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Boston technology company Toast priced its initial public offering at $40 per share on Tuesday evening, above the expected range of $34 to $36, valuing the restaurant payments firm at about $20 billion.

It’s one of the biggest deals — and rebounds — in recent Boston tech history. Toast’s triumph follows an immense wave of restaurant shutdowns due to the COVID-19 pandemic, which prompted the company to cut half its staff in April 2020. After going public, Toast will now lead the pack of Boston’s financial-tech companies as they seek to digitize payments, speed up commerce, and reach more customers.

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Toast sold 21.7 million shares and raised about $870 million, which it plans to use to improve its software and services for the restaurant industry and expand overseas. The company’s shares are expected to start trading Wednesday on the New York Stock Exchange under the symbol TOST, and will likely pop higher as ordinary investors shut out of the IPO sale clamber to get a piece of the action.

Toast’s valuation is the highest ever for a Massachusetts company going public via an IPO, exceeding the $10.7 billion market value of Internet company Genuity when it went public in 2000, according to data from Dealogic.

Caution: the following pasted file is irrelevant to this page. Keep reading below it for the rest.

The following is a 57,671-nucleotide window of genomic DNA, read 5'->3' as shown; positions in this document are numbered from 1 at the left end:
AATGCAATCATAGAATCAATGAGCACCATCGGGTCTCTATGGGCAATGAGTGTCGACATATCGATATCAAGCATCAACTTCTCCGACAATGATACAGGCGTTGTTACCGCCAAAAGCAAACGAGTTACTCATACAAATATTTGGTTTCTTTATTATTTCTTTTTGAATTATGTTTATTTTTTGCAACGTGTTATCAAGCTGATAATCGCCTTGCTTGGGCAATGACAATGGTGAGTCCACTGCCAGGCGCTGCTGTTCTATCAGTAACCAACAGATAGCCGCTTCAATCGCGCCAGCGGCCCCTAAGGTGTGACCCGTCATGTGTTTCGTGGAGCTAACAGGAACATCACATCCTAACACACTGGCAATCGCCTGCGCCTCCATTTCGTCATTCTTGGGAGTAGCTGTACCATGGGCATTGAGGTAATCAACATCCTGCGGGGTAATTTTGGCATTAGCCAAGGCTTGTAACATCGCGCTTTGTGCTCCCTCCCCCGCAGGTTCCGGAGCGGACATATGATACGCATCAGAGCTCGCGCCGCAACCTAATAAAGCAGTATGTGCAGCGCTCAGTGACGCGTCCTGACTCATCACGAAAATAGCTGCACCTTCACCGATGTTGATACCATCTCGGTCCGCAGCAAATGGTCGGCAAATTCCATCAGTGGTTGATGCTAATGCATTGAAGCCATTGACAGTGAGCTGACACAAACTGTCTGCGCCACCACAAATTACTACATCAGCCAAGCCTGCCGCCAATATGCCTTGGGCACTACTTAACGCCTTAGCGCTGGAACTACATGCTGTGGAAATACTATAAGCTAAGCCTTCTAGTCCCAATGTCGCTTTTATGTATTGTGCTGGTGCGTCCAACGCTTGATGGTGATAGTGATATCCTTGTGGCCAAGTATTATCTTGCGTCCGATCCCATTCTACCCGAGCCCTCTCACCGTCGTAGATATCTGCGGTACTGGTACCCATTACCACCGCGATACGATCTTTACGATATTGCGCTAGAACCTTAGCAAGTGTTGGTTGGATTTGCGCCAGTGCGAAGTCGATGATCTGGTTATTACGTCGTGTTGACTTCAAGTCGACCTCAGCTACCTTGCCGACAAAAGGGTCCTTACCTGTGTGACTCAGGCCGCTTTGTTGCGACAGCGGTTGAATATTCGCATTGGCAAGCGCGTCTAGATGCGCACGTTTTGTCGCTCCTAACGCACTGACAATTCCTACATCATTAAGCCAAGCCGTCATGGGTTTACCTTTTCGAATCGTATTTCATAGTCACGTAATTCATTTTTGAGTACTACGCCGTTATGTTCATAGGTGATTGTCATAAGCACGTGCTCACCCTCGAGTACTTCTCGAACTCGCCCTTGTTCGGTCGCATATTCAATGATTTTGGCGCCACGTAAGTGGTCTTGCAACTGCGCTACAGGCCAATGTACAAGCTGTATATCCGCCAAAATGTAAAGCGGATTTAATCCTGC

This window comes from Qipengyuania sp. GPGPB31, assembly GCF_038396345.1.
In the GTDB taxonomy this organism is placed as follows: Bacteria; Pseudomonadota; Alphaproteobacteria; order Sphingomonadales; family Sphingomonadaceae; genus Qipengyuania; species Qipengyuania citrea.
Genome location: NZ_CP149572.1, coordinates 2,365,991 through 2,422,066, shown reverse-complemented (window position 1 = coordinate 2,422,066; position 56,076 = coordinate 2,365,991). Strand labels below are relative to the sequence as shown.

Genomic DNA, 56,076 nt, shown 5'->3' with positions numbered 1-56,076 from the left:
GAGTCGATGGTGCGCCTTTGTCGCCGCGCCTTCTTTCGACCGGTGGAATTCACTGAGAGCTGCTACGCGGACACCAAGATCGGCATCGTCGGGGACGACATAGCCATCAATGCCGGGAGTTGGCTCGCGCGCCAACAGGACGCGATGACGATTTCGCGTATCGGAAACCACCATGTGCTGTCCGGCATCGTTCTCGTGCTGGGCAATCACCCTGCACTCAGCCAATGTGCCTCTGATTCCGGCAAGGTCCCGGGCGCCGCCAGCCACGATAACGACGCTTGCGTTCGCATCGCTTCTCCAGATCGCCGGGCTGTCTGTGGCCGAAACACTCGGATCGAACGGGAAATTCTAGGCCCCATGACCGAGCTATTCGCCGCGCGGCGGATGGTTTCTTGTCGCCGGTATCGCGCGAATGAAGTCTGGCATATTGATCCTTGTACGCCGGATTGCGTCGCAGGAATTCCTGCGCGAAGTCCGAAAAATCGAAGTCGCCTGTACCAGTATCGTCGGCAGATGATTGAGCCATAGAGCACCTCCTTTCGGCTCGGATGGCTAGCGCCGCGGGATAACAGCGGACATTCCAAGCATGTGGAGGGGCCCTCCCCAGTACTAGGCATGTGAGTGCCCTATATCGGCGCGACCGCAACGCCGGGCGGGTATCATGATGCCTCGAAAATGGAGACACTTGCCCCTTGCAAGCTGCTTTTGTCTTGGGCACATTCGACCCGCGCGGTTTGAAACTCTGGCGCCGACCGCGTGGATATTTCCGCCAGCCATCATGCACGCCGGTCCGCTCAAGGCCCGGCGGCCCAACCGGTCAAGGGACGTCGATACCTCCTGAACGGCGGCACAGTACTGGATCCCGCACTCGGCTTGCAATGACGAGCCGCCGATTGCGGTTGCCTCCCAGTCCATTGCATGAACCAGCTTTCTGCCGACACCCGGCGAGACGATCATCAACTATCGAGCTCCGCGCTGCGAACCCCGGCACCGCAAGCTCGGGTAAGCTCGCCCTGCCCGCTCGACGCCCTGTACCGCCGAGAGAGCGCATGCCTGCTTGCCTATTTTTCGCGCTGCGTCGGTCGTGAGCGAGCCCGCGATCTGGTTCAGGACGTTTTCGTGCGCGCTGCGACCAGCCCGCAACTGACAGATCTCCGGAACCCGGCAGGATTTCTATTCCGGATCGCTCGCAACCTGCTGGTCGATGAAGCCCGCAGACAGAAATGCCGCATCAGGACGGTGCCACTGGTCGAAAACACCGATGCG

The deal also makes Toast cofounder Stephen Fredette a billionaire on paper, as he owns 33.2 million shares in the company worth $1.3 billion with the IPO, according to securities filings. Cofounder Jonathan Grimm holds 26.8 million shares worth $1.1 billion and Aman Narang holds 24.6 million shares worth $984 million, according to the filings.

Toast’s business was initially crushed by the COVID-19 pandemic, which led to the closure of thousands of its customer restaurants. But the company quickly was able to create a series of new products to help the industry shift to focus on takeout and delivery. Revenue in the first half of 2021 more than doubled to $704 million from the same period in 2020, though Toast’s net loss also widened to $235 million, from $125 million a year earlier.

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Toast, which was incorporated in 2011, said its platform was used by about 48,000 restaurants as of June 30 and had processed more than $38 billion in gross payments over the previous 12 months. In June, it averaged over 5.5 million guest orders per day. Toast said it has more than 2,200 employees as of September.

The company raised money last year at a valuation of $4.9 billion from investors including Bessemer Venture Partners, TPG, TCV, Tiger Global Management, and Greenoaks Capital.

Goldman Sachs Group Inc., Morgan Stanley, and JPMorgan Chase & Co. led the initial public offering.


Aaron Pressman can be reached at aaron.pressman@globe.com. Follow him on Twitter @ampressman.